March 2022 edition: Preparing for Change

Preparing for Change

The last ten years has seen massive reform. We now educate more than half of children and young people in the Trust sector. In 2010, there were just 203 academy schools – there are now nearly ten thousand academy schools in over 2,500 Trusts. As we anticipate the Schools White Paper and SEND Green Paper, it is worth thinking how we might prepare for the changes to come.

Our story

When we founded CST three and half years ago, part of our rationale was to create a new narrative for the brilliant work that is being done up and down the country in School Trusts. It is fair to say that the narrative has been dominated by those who believe that Trusts are the privatisation of education. This is simply not true. Trusts are first and foremost charitable organisation with a single purpose – to advance education for public benefit.

But I think there is still work for us to do. Therefore, it is essential that we are clear about:

  • What we believe

  • What we stand for

  • What promises we are making to our pupils, parents, staff and communities.

Our children

As we prepare for the next stage of reform, we must (and do!) put children at the centre of all that we do. We ask ourselves how to best create school environments where human flourishing is both the optimal continuing development of children's potential (the substance of education) and living well as a human being.

But equally if not more important, we must create environments where inclusion, equity and social justice are prime motivators.

  • How do we address the multiple negative impacts of the pandemic?

  • How do we create school environments that are built on affirmative models of disability for children with SEND?

  • How do mobilise education as a force for social justice?

Our people

People matter. Our schools and trusts are the beautiful sum of our children and our staff. So how do we understand and execute our responsibilities and duties as a good employer to build the resilience of our workforce?

The pandemic has taught us many lessons – prime among these is the importance of wellbeing. Therefore, we need we recruit, develop, deploy and retain great teachers and staff. We must ensure staff and leaders are supported throughout their careers, through evidence-informed professional development whilst ensuring a manageable work-life balance, paying close attention to wellbeing.

Importantly, Trusts have both the capacity and can create the conditions and culture to implement evidence-informed professional development across a group of schools. Jen Barker and Katy Patten have written about this in their brilliant Bridge to the Future Paper, Professional Development in School Trusts – capacity, conditions and culture.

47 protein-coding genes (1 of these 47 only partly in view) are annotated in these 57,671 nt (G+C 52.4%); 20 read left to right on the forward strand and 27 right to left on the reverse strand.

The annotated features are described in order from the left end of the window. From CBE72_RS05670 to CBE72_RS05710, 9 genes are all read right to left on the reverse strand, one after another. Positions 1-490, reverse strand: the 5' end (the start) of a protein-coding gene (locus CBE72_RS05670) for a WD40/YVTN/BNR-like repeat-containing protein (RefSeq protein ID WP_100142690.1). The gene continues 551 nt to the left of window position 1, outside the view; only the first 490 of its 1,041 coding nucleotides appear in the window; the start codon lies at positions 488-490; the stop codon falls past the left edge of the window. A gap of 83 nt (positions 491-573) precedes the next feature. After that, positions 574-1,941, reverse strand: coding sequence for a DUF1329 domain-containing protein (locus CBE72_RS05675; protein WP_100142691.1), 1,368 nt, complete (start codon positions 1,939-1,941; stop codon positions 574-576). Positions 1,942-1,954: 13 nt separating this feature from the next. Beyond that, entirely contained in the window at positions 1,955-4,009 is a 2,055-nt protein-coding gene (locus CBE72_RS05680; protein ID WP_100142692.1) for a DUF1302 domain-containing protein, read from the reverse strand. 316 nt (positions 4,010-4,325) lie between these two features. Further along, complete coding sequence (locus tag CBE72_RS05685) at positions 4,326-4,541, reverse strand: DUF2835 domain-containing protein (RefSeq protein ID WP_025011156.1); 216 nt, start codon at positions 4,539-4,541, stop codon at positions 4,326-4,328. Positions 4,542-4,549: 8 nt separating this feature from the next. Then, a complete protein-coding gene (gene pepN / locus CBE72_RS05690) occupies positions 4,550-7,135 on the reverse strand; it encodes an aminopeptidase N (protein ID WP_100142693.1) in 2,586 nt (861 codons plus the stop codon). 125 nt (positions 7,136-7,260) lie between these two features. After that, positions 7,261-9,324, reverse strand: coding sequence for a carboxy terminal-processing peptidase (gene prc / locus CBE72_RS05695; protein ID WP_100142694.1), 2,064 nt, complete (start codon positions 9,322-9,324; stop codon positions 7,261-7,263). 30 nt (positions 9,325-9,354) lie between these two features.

Our governance

As we prepare for the next phase of reform, we must ensure our governance is strong and resilient. Governing our Trusts must be based on a strong model of governance that embraces the full responsibilities of the board. We must stop conflating the proposition of maintained school governance with Trust governance. CST has begun this work in our guidance on Governing a School Trust which is on our guidance hub.

There is perhaps more for us to do in relation to our processes for engagement. We might ask ourselves:

  • Does the board have a strong process for community and stakeholder involvement?

  • Has the board sought input from stakeholders to be comfortable that it has a rounded view on decisions?

  • How does the board understand its wider civic responsibilities and work in partnership to build relations across the local education community?

And then there is the important matter of local governance which can be such a powerhouse as part of our governance community. I have written previously that Trusts are anchor institutions. An ‘anchor institution’ is an organisation with an important presence in a place. We believe Trusts should be "anchor institutions” - anchored in their communities. So we might ask ourselves as we prepare for reform, how does our local tier of governance anchor our Trust in its communities? And how does our local tier of governance build meaningful accountability to the communities our schools serve?

Our schools and trusts are the beautiful sum of our children and our staff. So how do we understand and execute our responsibilities and duties as a good employer to build the resilience of our workforce?

Leora Cruddas

Our growth

Finally, we need to consider how we approach growth in the next phase of reform. This needs to be both ethical and strategic.

We must be clear about the imperative of bringing quality and strength first - growth is not a numbers game. We should grow in a way that builds capacity in a locality – not in a way that detracts or harms. And we must beware of creating monopolies.

Our growth should be strategic – we need to grow by design in this final stage of reform. We know from the last ten years that rapid growth can be risky. But carefully planned growth that allows for consolidation so that we are sure we have the capacity to continue to improve our schools and deliver great education, is very important.

We must grow in a way that holds trust with children, parents, and communities.

All of this involves a mindset shift. In the next ten years we must demonstrate that the group of schools working together in deep and purposeful collaboration in a single governance structure is the way that our education system will become the best system at getting better.

And CST as your sector body will be here to walk alongside you on this journey, to advocate for you, connect you to each other and support you.